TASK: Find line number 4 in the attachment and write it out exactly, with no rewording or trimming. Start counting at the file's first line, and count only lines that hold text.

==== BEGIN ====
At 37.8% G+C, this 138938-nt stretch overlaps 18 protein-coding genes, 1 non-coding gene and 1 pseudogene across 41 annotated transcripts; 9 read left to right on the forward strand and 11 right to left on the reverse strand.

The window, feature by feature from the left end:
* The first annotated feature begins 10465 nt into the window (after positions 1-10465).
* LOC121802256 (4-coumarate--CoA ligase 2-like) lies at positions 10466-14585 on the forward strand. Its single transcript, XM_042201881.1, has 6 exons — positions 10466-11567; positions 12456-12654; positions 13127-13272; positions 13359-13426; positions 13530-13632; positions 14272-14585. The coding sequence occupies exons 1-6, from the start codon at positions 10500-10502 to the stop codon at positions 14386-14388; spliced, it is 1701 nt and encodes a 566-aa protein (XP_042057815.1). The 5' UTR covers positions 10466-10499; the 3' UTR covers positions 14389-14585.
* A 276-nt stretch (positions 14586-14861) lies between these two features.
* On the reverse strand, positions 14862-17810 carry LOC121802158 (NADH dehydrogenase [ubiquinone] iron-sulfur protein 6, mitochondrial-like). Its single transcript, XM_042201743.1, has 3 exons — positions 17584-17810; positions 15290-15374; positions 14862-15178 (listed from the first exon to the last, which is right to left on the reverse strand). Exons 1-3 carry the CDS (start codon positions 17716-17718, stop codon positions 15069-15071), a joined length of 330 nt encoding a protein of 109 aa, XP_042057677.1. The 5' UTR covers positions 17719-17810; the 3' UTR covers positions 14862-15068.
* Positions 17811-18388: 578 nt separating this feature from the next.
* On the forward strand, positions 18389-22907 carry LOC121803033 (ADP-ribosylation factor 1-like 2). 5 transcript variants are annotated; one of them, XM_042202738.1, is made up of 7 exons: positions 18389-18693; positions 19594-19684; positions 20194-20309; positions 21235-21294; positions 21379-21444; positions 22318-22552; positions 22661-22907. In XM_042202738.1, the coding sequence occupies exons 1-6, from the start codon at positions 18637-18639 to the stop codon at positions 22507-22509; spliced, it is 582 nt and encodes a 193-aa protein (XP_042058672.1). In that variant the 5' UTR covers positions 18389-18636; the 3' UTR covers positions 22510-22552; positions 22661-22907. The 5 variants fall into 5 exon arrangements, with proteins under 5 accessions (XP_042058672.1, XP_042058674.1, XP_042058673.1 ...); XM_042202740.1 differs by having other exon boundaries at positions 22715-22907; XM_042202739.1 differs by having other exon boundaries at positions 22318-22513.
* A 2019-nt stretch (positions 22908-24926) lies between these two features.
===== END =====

* LOC121802256 (4-coumarate--CoA ligase 2-like) lies at positions 10466-14585 on the forward strand. Its single transcript, XM_042201881.1, has 6 exons — positions 10466-11567; positions 12456-12654; positions 13127-13272; positions 13359-13426; positions 13530-13632; positions 14272-14585. The coding sequence occupies exons 1-6, from the start codon at positions 10500-10502 to the stop codon at positions 14386-14388; spliced, it is 1701 nt and encodes a 566-aa protein (XP_042057815.1). The 5' UTR covers positions 10466-10499; the 3' UTR covers positions 14389-14585.